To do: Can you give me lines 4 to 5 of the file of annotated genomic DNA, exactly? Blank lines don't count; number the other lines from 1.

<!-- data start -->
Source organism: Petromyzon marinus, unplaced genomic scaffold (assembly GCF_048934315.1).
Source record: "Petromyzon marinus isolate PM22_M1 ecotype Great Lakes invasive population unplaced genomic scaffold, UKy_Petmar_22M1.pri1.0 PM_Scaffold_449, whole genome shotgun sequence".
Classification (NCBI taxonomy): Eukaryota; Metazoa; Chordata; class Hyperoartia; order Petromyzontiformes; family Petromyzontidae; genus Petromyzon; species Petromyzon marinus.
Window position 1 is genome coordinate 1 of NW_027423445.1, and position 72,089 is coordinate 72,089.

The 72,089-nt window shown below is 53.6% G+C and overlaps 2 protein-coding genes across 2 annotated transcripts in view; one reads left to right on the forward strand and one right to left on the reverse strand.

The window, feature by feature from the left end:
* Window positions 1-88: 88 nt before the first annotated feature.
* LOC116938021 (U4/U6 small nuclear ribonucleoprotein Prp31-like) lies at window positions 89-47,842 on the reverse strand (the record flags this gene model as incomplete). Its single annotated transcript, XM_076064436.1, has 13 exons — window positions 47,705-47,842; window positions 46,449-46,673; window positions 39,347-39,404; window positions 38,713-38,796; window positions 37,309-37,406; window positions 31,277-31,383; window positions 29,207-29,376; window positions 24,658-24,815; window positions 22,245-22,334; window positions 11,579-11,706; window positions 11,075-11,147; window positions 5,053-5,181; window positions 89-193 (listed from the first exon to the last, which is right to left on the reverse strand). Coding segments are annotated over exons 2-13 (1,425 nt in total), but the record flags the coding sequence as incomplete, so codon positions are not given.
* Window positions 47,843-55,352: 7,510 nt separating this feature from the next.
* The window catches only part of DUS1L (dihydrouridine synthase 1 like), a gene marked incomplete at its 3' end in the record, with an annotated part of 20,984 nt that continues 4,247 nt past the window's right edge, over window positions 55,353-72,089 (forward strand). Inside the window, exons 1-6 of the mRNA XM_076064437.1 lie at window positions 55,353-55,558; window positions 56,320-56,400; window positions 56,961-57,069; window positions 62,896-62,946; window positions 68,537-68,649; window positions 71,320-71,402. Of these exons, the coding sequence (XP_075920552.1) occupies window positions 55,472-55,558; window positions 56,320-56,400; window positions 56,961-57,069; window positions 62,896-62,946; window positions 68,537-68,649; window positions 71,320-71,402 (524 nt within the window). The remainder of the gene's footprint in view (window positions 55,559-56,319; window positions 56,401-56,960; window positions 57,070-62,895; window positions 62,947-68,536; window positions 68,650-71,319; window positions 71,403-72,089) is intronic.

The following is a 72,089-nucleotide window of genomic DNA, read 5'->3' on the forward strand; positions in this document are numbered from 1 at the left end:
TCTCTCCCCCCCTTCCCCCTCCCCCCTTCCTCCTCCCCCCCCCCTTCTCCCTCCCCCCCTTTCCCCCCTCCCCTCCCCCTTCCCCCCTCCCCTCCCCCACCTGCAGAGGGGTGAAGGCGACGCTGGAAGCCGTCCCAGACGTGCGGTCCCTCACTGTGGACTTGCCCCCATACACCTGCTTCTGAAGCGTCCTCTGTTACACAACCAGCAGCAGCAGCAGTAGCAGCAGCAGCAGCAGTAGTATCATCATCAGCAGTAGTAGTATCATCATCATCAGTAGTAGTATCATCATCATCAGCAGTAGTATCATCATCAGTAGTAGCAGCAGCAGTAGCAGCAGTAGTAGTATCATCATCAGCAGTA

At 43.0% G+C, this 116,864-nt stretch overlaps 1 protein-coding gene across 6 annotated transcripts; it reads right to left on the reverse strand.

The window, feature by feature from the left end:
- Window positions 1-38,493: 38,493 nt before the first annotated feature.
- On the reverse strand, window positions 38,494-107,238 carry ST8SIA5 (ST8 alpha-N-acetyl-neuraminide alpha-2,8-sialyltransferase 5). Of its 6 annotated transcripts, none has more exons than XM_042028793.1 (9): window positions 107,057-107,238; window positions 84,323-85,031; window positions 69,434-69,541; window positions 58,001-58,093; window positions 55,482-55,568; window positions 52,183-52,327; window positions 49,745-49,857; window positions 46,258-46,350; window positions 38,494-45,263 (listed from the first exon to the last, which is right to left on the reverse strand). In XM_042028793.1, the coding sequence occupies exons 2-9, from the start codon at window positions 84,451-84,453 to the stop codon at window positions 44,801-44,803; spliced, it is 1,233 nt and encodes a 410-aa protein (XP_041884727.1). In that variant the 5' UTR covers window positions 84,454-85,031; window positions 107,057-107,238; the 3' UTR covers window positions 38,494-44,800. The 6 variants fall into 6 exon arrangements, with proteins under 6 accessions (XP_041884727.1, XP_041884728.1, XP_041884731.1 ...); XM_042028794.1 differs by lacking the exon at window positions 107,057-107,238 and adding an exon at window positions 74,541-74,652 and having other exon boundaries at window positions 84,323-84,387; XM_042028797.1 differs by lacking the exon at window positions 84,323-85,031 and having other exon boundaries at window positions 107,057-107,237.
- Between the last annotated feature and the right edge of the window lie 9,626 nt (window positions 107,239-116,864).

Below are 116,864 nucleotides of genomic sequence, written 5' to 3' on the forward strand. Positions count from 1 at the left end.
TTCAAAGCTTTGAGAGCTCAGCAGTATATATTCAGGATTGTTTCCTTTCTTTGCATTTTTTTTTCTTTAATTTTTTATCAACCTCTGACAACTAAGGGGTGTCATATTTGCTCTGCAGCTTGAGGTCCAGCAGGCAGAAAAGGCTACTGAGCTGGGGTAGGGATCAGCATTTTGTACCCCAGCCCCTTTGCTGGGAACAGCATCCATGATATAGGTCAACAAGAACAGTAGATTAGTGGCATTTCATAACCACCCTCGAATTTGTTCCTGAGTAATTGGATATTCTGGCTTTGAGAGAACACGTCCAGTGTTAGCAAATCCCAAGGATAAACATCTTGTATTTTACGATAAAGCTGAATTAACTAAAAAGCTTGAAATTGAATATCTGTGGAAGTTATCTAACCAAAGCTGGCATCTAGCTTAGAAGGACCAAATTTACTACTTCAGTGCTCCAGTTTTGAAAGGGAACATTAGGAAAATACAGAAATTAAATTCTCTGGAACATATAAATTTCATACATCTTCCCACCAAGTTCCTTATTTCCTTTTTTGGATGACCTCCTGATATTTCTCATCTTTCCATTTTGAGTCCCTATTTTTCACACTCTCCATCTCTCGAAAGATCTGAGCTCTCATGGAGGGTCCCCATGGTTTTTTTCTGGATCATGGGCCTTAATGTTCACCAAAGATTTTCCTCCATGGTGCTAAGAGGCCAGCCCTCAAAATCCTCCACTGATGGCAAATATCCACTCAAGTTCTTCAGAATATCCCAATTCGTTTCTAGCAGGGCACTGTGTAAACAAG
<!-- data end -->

Window position 1 is genome coordinate 1 of NW_027423445.1, and position 72,089 is coordinate 72,089.

The 72,089-nt window shown below is 53.6% G+C and overlaps 2 protein-coding genes across 2 annotated transcripts in view; one reads left to right on the forward strand and one right to left on the reverse strand.